Loud, obnoxious things — Gas-powered leaf blowers, jet skis, snowmobiles — if it’s loud, it’s probably powered by gasoline, and probably in an inefficient, highly polluting engine. Noise pollution isn’t just annoying, it’s a real public health threat. Now, jet skis and snowmobiles can be fun. I would be OK with them existing somewhere far away from where I happen to be at, and am totally OK with motorsports in places that one can choose to go visit or not. (I actually kind of miss going to stock car races, which I did a bunch as a kid.) But one can only suck in gasoline fumes while cross-country skiing through the woods or have one’s peaceful day at the beach interrupted by the “RRRRRR” of a jet ski so many times before beginning to wonder if people might possibly find some different hobby. Limit where small gas engines can be used, electrify them, or both.
Freezing A/C — The last thing I, or probably most people, want is to have to spend one’s summer in stores and offices refrigerated to the surface temperature of Neptune. Often, office workers are forced to endure those conditions without any control over the thermostat, leading to workers having to keep a warm set of clothes at the office just to ward off the chill. That’s nuts. The technology exists to better control building temperatures and make spaces more comfortable to boot. And we could all get used to living and working in spaces that are kept a little bit warmer than they are now. Japan, for example, has a long-established campaign to encourage casual business dress and warmer office temperatures during the summertime.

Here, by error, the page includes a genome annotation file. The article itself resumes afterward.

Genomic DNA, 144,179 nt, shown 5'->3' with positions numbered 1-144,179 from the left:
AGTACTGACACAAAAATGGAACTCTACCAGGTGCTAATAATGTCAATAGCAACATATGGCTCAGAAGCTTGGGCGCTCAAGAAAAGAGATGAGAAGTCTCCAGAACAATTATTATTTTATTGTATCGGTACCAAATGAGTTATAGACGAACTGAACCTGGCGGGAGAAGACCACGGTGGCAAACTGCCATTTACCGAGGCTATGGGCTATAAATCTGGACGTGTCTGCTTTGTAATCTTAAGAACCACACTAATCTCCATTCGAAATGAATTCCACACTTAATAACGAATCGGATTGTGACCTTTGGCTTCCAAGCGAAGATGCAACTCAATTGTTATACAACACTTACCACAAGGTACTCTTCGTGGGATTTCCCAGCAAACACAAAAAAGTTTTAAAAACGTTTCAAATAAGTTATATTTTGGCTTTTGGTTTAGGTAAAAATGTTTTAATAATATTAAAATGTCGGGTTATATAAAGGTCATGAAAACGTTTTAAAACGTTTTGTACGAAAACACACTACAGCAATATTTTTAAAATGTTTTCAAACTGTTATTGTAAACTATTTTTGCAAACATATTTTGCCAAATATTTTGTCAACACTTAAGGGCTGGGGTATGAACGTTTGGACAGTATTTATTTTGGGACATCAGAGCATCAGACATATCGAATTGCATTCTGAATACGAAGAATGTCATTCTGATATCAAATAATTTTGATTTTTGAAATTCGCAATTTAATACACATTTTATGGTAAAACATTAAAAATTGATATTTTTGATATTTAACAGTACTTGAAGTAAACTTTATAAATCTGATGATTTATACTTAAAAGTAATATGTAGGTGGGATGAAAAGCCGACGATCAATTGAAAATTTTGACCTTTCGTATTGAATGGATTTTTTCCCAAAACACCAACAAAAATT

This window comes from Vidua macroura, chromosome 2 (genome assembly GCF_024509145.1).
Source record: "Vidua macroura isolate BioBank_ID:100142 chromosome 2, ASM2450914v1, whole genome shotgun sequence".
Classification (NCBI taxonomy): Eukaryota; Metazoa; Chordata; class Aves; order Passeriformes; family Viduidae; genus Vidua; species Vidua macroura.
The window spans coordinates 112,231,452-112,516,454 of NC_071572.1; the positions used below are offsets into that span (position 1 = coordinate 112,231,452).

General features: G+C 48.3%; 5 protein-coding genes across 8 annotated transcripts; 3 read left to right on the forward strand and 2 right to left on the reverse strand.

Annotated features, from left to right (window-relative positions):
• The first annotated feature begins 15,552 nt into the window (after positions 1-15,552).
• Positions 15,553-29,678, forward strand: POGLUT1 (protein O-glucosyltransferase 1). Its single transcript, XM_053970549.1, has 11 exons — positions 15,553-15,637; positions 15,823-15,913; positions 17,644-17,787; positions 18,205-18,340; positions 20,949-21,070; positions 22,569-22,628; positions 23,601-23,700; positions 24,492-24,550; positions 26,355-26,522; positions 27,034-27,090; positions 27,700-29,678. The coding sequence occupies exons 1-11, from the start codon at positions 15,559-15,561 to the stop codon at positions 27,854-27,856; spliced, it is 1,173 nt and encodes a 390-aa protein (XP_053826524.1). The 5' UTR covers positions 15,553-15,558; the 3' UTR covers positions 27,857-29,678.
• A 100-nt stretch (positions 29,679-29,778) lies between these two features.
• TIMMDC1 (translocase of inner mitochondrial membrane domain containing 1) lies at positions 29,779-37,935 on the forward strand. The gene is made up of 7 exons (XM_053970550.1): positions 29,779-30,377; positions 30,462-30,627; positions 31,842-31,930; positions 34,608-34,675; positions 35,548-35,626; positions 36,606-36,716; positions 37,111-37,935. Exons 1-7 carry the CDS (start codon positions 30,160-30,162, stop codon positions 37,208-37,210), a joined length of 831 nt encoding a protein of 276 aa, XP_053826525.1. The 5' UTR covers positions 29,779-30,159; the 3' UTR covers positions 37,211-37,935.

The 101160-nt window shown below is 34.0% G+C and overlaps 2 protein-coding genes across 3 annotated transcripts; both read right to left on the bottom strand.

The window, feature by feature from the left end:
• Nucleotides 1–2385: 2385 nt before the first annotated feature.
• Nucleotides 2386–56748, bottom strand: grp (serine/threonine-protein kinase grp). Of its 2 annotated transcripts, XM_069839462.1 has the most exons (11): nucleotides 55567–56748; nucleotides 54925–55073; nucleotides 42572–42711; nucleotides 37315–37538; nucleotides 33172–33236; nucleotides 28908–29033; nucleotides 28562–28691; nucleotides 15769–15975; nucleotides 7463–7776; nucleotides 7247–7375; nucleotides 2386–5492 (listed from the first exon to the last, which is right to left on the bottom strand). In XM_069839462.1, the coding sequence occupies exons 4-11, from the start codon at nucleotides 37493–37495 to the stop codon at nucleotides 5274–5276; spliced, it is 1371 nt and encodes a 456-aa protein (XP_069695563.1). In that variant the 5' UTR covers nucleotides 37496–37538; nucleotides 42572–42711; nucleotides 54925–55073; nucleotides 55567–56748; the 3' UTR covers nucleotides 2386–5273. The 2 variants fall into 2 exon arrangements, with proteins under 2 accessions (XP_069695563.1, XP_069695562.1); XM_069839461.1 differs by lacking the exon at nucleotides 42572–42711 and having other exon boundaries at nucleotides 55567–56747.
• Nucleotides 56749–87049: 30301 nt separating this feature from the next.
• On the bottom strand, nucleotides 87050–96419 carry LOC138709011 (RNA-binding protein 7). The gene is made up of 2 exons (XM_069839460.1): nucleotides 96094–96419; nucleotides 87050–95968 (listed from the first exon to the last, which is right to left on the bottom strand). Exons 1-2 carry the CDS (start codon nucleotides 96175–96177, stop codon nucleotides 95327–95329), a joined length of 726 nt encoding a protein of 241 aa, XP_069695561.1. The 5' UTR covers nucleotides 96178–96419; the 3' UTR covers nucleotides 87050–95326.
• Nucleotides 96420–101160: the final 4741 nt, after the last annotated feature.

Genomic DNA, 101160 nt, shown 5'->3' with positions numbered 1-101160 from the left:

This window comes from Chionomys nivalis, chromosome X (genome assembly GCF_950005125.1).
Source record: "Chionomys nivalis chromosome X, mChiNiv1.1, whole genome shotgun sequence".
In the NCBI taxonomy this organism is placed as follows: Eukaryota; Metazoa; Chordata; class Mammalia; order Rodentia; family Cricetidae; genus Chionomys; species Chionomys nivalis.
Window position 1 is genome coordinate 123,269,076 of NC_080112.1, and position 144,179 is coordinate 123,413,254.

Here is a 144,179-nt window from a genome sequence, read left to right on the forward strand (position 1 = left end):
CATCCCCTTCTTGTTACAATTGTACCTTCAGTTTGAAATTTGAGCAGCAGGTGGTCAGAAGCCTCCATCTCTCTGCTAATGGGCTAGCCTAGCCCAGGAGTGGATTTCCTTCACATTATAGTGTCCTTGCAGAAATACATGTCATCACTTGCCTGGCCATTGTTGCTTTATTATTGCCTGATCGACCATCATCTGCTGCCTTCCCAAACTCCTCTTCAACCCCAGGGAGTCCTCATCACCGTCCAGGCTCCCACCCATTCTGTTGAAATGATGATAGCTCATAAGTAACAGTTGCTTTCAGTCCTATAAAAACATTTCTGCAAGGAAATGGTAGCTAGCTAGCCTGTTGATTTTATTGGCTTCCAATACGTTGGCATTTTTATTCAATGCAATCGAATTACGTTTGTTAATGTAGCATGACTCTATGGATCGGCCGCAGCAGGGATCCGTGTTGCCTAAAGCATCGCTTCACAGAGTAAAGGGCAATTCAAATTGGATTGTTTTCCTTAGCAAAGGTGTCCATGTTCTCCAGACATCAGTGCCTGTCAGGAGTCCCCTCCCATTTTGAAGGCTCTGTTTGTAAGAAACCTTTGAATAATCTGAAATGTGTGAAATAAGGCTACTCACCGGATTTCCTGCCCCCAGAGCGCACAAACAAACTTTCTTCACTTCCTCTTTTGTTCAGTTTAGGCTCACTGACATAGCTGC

Disposable phones — Once upon a time, the pace of innovation in smartphones was dizzying. Today, though, the smartphone market has reached maturity and the pace of technological innovation has slowed. As someone who prefers to stay a few cautious steps behind most tech trends, I’d be more than happy to hang on to my iPhone 7 for the foreseeable future rather than be sucked into the tech world’s whirl of planned obsolescence. I bet I’d have lots of company, especially given the expense of replacing a phone every few years. But for that to happen, smartphone manufacturers need to build their products to last and ensure that they are easy to repair. My friends at U.S. PIRG’s Right to Repair campaign have been working on this, and there are some ways to help at this link.